The main objective of this work is to understand the cloud–radiation interaction and the role of large-scale variables and liquid water–ice content in the development, maintenance and dissipation of cloudiness from observational data and high-resolution modeling. The results of this article will be used to improve the cloud fraction parameterization used in atmospheric general circulation models (AGCMs) in future work.
The next sections of this article are divided as follows. Section 2 shows a brief description of the data and CRM used, in addition to the design of the experiments performed, and Sect. 3 presents the results and discussions regarding the observational and complementary study using numerical modeling (CRM). In Sect. 4 are the main conclusions regarding this research.
2.1 Data and site descriptions
The Amazon region plays a very important role in modulating the global and regional climate, especially over South America, as it is a great source of heat and humidity for the development and maintenance of precipitating meteorological systems. Due to variation in the annual circulation pattern and thermodynamic structure, the region has defined wet and dry seasons (Carneiro and Fisch, 2020), with annual rainfall totals of approximately 2200 mm (Marengo et al., 2018). The rainfall characteristics of the region are defined by the presence of different systems and meteorological phenomena throughout the year, such as the Intertropical Convergence Zone, squall lines, friagens, river breeze, and penetration of frontal systems and convection organization (Fisch et al., 1998). Due to the action of different meteorological systems together with local convection, the region has different types of clouds (Giangrande et al., 2017), and the interaction of these clouds with radiation is the focus of different studies and field campaigns carried out in the region.
The observational data are from the field experiment called Observations and Modeling of the Green Ocean Amazon (GoAmazon, 2014/15). The GoAmazon experiment 2014/15, carried out from January 2014 to December 2015, several data collection points around the city of Manaus in the central region of the Amazon basin (Fig. 1). The city of Manaus is an urbanized region within the Amazon rainforest capable of causing a heat island about 3 ∘C higher than the surrounding forest. This region for studies is important for its geographic characteristics, which include two large rivers nearby and undulating relief, reaching up to 200 m in altitude (Martin et al., 2016). The experiment's focus was to study the interaction between vegetation–atmosphere, atmospheric chemistry, aerosol production, clouds, radiation and precipitation, with the aim of understanding and quantifying these interconnected processes (Macedo and Fisch, 2018; Machado et al., 2018; Martin et al., 2016).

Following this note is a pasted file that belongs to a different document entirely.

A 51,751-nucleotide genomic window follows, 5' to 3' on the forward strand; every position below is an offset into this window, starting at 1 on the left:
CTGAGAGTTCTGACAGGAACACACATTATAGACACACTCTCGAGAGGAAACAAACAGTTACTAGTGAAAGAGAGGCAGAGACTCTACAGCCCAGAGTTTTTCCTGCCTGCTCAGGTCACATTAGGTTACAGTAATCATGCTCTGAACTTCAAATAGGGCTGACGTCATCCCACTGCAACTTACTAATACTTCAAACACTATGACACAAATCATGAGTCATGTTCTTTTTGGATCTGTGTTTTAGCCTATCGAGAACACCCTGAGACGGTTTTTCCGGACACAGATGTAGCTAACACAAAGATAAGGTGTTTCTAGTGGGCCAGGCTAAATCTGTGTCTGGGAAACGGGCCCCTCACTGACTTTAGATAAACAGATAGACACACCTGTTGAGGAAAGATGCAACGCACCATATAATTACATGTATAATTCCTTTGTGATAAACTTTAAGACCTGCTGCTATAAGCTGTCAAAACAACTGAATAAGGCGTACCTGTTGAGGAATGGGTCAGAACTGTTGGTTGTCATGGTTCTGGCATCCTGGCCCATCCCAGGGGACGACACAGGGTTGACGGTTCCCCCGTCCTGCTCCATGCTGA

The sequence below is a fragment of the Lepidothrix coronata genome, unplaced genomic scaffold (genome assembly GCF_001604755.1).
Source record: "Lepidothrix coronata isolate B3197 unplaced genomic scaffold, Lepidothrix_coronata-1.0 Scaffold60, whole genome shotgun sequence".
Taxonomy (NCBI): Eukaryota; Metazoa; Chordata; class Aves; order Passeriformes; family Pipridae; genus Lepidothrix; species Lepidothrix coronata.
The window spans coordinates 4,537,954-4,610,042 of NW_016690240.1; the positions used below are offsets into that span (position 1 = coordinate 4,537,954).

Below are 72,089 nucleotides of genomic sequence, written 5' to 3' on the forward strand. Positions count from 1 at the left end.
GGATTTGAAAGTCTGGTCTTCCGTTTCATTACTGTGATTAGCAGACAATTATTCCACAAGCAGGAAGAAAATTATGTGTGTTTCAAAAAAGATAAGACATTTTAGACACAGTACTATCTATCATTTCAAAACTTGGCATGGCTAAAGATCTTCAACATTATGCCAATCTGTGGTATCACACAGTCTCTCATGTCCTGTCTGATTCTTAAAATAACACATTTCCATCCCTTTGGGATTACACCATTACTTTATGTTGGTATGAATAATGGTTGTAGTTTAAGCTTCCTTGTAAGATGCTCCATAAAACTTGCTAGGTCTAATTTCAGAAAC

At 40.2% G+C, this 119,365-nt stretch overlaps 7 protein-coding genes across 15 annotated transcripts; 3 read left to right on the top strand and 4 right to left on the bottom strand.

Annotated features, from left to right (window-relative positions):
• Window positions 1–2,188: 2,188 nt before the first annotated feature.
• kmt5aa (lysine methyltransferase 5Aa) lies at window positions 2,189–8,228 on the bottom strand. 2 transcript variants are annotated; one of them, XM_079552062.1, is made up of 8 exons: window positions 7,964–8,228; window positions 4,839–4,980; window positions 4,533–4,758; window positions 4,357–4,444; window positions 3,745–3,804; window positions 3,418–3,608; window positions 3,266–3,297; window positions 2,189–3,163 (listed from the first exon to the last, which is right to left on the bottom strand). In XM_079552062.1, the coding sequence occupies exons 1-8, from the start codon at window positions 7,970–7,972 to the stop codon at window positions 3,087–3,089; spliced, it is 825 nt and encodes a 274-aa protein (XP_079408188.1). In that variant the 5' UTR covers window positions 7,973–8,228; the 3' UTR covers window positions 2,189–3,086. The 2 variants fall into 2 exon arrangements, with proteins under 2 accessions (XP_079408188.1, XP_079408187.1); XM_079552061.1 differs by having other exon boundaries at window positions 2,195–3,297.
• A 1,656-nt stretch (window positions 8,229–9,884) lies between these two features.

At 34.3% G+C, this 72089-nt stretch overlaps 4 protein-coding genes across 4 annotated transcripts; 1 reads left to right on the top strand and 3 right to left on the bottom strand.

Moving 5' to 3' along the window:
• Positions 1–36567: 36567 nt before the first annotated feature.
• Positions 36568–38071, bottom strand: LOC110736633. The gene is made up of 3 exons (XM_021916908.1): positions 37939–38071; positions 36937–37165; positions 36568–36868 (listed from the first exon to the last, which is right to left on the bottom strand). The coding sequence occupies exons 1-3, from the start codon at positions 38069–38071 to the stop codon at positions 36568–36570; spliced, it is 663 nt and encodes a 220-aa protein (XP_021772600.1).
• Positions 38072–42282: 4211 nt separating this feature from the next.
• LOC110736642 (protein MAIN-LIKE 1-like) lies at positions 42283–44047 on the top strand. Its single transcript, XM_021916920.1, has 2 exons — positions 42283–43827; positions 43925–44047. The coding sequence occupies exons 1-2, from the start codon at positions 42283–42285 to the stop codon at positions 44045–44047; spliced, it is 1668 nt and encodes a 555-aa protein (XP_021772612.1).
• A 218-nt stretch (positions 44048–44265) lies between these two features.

For this article, we only used data obtained at the point called the Atmospheric Radiation Measurement (ARM) site (Fig. 1), also referred as T3 (Martin et al., 2016), which is located in Manacapuru and AM city (3.2133∘ S; 60.5987∘ W). Data were collected through the ARM program from sets of instruments called the ARM Mobile Facility (AMF) and ARM Aerial Facility (AAF). These data, in general, are very important for the scientific community because they allow doing detailed studies about the diurnal cycle evolution of clouds and the interaction with radiation fluxes (Giangrande et al., 2017). Additionally, they are useful for numerical modeling studies, which can be used as initial condition data and large-scale forcing for the integration of CRM-, LES- and SCM-type numerical models for the development of physical parameterizations, and these can be used as reference data for the evaluation of numerical simulations.
During the GoAmazon 2014/15 field campaign, two intensive data collection periods were carried out, called IOP1 (15 February–25 March 2014) and IOP2 (1 September–10 October 2014). These IOPs were defined as aiming to better characterize the wet (IOP1) and dry (IOP2) periods of the Amazon region. Since this article aims to study the cloud–radiation interaction during the wet and dry seasons, the observed data used will be only those obtained during the IOPs.
The data generated during the GoAmazon 2014/15 that were used in this article are related to the macrophysical (cloud fraction and type of clouds) and microphysical (water content and ice content) characteristics of clouds, downward longwave and shortwave radiation fluxes for clear-sky and cloudy-sky conditions, and large-scale variables (temperature, omega, relative humidity). For the simulations carried out with the SAM model, large-scale forcing (horizontal advection of temperature and humidity) and initial condition (surface pressure and profiles of temperature, specific humidity, and U and V components of the wind) data from the Variational Analysis product (VARANAL) were used (Tang et al., 2016). The list of observational data used in this article and the references in which the methodologies adopted for the collection (instruments) or estimation (products) of the data can be found is in Table 1.